Fortune Cookie Recipe

May 16, 2009 | Leave a Comment

The Chinese fortune cookie that we know today isn’t even Chinese. It actually originated in California, but there is an original fortune cookie which originated in China. The original fortune cookie is the moon cake. The moon cake was used in the 13th and 14th centuries (the Ming dynasty) to hide secret messages regarding the date of a popular uprising against the invaders. The moon cakes were distributed by the patriotic revolutionary Chu Yuan Chang (disguised as a Taoist priest) who was safe in the knowledge that the Mongols had no taste for lotus nut paste which was used to make the moon cakes. The uprising was successful and so the basis of the Ming Dynasty was formed.

A Chinese fortune cookie is a delicate and lightweight wafer type cookie folded meticulously to enclose a slip of paper with a fortune written on it. It is these fortunes that make these fortune cookies so wonderful. Some fortunes are humorous, some inspirational, some religious and some are just . . . Weird.

Get those ingredients ready because you will never eat another stale take-out fortune cookie again! This recipe is super easy… Just remember to follow this recipe and use quality ingredient, and you’ll have a great cookie.


3 teaspoons of water
2 large egg whites
¼ teaspoon of pure vanilla extract
¼ teaspoon of pure almond extract
3 tablespoons vegetable oil
8 tablespoons granulated sugar
¼ teaspoon salt
1 ½ teaspoons cornstarch
8 tablespoons all-purpose flour


1. Write fortunes on pieces of paper that are 3 ½ inches long and ½ inch wide. Preheat your oven to 300ºF. Grease 2 9-X-13 inch baking sheets.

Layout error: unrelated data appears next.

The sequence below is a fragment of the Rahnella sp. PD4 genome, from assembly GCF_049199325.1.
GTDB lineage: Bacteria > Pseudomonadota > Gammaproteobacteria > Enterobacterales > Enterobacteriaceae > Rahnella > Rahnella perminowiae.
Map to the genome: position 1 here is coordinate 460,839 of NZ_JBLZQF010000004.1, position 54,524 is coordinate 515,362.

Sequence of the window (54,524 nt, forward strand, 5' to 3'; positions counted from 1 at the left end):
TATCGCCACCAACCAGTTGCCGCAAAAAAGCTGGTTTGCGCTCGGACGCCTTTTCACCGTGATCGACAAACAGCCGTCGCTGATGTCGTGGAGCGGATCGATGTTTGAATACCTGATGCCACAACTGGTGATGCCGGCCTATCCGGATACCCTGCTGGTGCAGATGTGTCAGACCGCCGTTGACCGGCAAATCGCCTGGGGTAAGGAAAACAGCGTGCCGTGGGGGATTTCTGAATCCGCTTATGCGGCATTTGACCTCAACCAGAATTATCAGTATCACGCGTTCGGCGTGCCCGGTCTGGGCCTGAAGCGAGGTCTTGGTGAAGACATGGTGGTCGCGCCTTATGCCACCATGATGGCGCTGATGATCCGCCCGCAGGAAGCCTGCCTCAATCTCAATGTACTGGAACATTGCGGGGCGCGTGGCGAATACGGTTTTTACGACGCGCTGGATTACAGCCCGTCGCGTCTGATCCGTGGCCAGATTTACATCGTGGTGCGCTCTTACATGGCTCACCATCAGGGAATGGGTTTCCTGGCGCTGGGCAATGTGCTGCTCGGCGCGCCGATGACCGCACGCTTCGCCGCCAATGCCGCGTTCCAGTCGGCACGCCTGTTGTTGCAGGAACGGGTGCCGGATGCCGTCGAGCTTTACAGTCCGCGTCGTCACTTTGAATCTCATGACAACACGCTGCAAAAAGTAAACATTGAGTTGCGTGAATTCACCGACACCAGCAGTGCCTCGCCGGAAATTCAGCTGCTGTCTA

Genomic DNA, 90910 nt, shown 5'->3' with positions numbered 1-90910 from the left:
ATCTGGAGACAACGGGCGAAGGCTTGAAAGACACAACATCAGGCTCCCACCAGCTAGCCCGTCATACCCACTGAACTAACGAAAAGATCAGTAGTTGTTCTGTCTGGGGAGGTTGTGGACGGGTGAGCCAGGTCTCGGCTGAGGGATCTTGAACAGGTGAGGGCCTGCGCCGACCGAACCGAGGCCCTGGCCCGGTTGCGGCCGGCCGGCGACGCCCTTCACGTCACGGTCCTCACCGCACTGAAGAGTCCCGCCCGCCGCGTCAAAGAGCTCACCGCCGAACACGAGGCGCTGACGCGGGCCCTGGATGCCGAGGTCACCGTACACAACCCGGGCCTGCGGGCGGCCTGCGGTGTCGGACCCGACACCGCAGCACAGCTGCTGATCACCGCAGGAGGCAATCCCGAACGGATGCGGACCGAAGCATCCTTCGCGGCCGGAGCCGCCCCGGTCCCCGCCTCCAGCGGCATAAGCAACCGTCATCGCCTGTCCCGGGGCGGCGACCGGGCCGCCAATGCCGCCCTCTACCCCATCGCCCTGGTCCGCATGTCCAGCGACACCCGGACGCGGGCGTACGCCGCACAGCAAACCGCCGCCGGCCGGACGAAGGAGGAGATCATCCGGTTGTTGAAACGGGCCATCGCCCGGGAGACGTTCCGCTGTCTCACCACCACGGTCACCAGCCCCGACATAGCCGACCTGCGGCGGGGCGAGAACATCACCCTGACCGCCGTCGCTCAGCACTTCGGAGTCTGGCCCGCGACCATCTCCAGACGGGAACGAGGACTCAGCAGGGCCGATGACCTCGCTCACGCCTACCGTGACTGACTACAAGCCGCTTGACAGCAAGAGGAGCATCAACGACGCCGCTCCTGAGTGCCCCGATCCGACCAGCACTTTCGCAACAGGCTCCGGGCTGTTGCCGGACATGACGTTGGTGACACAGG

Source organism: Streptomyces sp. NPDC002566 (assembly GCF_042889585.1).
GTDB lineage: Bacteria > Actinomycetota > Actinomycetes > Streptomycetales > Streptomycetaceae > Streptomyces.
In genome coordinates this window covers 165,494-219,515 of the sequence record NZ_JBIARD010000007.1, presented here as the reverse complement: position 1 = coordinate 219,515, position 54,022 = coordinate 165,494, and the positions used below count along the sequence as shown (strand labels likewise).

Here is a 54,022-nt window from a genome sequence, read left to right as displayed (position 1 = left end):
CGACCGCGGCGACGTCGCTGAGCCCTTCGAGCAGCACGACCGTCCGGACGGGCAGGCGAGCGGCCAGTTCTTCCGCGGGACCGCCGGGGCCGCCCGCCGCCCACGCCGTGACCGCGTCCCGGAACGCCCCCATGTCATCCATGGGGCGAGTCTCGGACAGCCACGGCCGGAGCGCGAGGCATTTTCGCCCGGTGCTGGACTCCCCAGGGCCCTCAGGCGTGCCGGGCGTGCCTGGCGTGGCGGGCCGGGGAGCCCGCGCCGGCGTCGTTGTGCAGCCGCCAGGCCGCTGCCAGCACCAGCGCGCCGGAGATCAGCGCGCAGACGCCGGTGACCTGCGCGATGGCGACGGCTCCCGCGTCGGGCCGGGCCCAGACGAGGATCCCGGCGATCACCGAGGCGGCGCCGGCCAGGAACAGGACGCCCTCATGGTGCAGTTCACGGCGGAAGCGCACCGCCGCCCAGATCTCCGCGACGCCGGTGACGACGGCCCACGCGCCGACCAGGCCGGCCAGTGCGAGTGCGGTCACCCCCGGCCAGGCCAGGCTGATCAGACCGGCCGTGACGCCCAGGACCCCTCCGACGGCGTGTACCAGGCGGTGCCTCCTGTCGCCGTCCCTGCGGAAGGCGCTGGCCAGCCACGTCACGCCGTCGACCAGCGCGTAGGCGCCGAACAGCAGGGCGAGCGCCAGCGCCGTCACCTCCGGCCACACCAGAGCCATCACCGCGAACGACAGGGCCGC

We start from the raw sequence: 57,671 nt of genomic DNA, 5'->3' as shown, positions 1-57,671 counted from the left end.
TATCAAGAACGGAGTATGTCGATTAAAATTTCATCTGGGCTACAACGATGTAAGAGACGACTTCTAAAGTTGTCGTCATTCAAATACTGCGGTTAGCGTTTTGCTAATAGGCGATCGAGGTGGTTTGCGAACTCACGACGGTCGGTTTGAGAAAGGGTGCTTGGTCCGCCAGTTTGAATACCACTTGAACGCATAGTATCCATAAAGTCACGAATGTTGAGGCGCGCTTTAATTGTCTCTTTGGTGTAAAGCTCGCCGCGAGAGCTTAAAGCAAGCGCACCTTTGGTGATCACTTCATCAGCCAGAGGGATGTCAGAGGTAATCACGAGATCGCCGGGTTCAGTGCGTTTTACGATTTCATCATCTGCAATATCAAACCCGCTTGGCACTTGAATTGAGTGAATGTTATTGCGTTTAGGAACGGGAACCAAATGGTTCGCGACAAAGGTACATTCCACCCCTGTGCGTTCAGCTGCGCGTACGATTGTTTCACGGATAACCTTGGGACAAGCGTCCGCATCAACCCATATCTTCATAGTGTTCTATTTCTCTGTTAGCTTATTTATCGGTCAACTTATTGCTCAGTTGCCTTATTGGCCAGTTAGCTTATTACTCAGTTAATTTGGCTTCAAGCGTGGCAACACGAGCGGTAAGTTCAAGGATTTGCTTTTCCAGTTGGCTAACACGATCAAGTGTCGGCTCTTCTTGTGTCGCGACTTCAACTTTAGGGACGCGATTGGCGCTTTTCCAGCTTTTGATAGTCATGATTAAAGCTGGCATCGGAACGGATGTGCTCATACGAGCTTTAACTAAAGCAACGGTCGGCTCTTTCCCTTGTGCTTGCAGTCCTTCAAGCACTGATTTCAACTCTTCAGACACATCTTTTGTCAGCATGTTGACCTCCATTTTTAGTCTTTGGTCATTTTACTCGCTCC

2. In a medium bowl, lightly beat the egg whites, vanilla extract, almond extract, and vegetable oil until frothy, but not stiff.

3. Sift the cornstarch, flour, salt, and sugar into a dry bowl. Stir the water into the flour mixture.

4. Add the dry mixture (the flour mixture) into the wet mixture (egg white mixture) and stir until you have a smooth batter. The batter should not be runny, but should drop easily off a wooden spoon.

5. Place even amounts of batter onto the greased cookie sheets, using a tablespoon (I would suggest making no more than 5 at a time). Space them at least 3 inches from each other. Gently tilt the baking sheet back and forth and from side to side so that each tablespoon of batter forms into a circle 4 inches in diameter.

6. Bake until the outer ½ inch of each cookie turns golden brown and they are easy to remove from the baking sheet with a spatula (13 – 15 minutes).

7. Working quickly, remove the cookie with a spatula and flip it over in your hand (they’re really hot, so be careful). Place a fortune in the middle of the cookie. To form the fortune cookie shape, fold the cookie in half, then gently take the creased end and push it down toward the closed ends using your fingers or the edge of a glass, to get the traditional fortune cookie shape (if you don’t want to go through the pain of making a traditional shape, just fold them in half, and half again…). Place the finished cookie in the cup of the muffin tin so that it keeps its shape. Continue with the rest of the cookies.

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